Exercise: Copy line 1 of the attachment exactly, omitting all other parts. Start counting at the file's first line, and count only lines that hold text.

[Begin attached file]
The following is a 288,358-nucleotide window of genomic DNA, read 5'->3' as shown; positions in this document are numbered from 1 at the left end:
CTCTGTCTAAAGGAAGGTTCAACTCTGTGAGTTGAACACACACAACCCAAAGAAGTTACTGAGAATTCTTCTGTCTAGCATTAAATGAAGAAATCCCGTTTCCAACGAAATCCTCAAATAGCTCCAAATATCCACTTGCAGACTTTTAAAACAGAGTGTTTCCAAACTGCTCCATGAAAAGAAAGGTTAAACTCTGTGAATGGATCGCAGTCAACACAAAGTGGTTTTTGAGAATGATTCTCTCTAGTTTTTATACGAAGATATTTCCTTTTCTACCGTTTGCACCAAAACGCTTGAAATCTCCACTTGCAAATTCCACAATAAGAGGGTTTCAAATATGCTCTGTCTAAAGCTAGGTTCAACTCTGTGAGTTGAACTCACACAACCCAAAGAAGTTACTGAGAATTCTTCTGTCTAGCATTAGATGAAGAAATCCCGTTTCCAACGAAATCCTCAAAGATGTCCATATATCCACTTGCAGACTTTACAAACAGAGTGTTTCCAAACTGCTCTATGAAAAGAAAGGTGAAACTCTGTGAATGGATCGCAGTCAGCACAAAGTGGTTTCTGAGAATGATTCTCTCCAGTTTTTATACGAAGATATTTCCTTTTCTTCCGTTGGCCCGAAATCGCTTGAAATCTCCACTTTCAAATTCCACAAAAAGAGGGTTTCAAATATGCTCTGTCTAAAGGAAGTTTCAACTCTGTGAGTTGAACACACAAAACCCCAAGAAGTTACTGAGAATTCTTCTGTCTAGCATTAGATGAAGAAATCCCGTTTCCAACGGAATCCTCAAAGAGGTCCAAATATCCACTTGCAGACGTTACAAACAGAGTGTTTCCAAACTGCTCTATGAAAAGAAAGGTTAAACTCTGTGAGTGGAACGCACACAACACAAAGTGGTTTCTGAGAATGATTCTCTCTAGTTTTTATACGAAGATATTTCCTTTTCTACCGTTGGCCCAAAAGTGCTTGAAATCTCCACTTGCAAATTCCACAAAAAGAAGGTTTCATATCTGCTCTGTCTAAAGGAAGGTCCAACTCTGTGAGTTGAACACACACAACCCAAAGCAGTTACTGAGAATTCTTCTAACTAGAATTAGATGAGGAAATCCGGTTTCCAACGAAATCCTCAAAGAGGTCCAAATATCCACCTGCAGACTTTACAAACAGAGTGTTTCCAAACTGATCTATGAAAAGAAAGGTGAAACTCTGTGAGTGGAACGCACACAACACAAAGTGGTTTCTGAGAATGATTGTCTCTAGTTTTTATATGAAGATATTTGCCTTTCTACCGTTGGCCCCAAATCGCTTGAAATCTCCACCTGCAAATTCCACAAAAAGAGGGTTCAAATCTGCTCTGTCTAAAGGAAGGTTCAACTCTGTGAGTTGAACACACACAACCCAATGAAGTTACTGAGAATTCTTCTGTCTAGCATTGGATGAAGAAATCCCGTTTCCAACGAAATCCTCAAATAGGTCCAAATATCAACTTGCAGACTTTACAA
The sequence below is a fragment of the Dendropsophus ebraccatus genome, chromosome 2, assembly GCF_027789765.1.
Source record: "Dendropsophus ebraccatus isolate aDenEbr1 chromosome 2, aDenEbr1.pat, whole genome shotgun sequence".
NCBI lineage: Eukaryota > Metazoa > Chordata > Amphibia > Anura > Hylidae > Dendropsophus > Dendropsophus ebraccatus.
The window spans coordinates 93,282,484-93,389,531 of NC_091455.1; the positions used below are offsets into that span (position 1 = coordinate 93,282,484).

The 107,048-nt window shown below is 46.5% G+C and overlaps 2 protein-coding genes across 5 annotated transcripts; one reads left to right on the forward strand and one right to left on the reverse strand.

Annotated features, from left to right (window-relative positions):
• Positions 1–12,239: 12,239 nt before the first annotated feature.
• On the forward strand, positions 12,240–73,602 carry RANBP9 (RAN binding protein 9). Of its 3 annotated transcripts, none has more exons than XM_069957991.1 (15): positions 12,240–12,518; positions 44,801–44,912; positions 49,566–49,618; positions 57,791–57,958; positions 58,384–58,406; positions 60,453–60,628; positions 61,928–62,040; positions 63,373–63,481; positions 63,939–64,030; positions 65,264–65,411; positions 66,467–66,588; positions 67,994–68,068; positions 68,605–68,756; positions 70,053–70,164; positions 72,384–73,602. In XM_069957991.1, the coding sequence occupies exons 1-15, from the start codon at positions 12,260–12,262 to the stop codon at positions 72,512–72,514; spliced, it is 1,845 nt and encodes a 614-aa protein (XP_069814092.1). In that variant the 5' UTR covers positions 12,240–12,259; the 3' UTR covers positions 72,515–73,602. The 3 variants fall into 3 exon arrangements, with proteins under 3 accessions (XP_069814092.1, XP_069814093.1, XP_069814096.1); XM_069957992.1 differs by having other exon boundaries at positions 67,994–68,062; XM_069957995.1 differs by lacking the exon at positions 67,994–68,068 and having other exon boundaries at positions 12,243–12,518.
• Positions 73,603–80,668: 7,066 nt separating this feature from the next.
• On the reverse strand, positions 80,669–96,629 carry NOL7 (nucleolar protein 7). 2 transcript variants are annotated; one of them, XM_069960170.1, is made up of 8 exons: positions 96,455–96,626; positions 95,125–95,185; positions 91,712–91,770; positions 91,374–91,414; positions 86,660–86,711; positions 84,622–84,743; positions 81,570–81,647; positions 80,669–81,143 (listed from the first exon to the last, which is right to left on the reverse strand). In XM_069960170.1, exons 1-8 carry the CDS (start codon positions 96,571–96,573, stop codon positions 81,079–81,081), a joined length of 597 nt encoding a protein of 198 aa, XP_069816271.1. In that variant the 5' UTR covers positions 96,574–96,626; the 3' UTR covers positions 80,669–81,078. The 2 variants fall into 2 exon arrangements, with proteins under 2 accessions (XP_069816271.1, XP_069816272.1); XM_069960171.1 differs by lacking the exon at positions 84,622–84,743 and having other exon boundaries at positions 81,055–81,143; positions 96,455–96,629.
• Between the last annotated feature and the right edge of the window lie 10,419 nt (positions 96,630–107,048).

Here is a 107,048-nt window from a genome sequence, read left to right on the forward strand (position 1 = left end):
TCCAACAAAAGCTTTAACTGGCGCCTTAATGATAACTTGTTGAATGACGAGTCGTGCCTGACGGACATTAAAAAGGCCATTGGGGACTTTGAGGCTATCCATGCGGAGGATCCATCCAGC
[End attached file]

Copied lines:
The following is a 288,358-nucleotide window of genomic DNA, read 5'->3' as shown; positions in this document are numbered from 1 at the left end: